It’s been a while, dear blogging friends, but Ofglassandbooks is back with a heartfelt review of STET by Diana Athill. Take your time when settling down for your read: preparation is key! An armchair, a blanket, a steaming cup of tea and – depending on your age and eyesight – a pair of comfortable reading glasses, and you are ready to turn the pages of beauty: beautiful prose, flawless paragraphs and a calm narrative will soak up your attention for hours.
STET is split into two parts. The first one describes the birth of a publishing house in post-war London that Athill joined under the enthusiastic and determined (tyrannical?) leadership of her charismatic friend Andre’ Deutsch. The second part is an account of a few of the authors that Athill worked with as an editor, their true nature, the relationship they built as books were spurned and published. Do I have a preference between the two parts? Predictably no, I don’t. I would have probably re-read Part one, if I didn’t have to return the book to my local library, but this is because of how interesting I find the art of editing and publishing, which Athill reveals to the reader in colourful and candid paintbrushes. Granted, the publishing world has changed, as Athill herself admits, but some of the basics of an editor’s job, such as working with agents, instinctively knowing that a book deserves to emerge out of the slushpile and into the limelight of booksellers, and advising authors on text issues, are as contemporary as ever.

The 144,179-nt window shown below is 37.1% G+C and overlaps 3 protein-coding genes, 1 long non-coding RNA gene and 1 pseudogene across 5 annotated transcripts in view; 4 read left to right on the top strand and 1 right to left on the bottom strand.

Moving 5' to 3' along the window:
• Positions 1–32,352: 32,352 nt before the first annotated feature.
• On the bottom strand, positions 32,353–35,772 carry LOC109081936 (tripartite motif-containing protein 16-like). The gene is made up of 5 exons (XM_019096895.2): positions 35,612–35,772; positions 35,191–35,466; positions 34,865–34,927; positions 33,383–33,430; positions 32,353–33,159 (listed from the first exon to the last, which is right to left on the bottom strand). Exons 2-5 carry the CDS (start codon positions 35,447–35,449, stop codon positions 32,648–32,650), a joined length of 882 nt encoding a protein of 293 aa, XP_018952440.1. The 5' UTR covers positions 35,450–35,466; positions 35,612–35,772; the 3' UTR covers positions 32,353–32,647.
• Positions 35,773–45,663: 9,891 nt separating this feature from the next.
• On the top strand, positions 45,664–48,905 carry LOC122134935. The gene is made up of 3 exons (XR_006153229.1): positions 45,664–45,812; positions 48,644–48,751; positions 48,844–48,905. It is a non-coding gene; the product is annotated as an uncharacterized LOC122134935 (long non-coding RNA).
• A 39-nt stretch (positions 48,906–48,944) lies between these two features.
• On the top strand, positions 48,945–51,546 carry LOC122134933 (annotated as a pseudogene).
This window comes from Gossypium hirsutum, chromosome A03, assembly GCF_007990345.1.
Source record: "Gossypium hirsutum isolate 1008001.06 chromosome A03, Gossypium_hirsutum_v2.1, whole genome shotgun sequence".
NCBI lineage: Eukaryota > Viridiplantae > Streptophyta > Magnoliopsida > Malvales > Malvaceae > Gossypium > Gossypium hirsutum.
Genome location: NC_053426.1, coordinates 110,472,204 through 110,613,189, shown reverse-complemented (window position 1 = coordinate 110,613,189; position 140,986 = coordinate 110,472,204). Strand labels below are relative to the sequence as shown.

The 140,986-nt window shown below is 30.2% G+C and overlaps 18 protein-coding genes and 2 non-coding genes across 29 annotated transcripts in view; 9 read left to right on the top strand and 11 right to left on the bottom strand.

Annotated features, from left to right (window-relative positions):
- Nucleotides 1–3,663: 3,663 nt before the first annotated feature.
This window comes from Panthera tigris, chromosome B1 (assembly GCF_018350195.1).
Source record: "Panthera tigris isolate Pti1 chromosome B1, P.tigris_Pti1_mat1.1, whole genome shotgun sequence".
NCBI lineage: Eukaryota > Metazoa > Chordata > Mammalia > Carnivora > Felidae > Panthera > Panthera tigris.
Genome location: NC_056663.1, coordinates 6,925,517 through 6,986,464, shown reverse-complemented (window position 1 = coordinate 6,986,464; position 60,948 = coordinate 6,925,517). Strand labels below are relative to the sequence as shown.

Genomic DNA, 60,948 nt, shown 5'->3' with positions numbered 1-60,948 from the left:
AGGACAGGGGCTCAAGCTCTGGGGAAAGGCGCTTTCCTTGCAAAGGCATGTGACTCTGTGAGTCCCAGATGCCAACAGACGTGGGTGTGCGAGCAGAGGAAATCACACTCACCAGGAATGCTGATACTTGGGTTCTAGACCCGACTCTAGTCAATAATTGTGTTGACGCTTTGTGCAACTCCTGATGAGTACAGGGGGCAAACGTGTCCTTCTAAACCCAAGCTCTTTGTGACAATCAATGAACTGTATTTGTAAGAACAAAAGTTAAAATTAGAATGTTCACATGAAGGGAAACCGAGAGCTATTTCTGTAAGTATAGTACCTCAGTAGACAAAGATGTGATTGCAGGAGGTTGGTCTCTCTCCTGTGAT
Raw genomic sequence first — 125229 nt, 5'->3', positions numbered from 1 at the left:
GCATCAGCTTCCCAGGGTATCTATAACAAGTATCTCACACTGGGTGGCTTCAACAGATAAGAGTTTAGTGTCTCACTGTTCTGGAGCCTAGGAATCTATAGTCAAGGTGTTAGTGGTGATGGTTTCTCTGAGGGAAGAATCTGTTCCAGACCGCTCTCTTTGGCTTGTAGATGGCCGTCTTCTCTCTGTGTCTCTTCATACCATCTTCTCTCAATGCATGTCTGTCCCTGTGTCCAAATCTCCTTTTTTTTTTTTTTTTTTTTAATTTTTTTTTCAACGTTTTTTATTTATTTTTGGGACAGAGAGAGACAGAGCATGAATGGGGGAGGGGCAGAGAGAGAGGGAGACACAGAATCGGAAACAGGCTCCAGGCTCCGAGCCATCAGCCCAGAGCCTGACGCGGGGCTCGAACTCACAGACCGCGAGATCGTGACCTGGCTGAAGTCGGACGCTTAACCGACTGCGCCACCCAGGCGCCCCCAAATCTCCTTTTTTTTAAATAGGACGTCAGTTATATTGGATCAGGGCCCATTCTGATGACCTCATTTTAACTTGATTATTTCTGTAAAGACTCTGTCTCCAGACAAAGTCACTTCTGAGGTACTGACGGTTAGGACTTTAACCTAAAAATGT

I owe STET an even greater debt than that of the joy of reading it: it revived in me the love of memoirs, much to the benefit of Waterstones – my favourite bookshop – and my local library, which needs patrons at such sad times of libraries closure. The pile of memoirs stacked on my bedside table is precarious in height and eclectic in style: more Diana Athill; John Le Carre’; Bruce Sprinsteen; Alan Bennett; Moby (now, that was a surprise!); Paul McCartney: Karl Uve Knausgaard. But STET is the ONE. There are books that request speed-reading, and this is not amongst those. Skip your yoga class and pick up this book instead. You won’t regret it!
Any memoirs you wish to recommend?
All the best,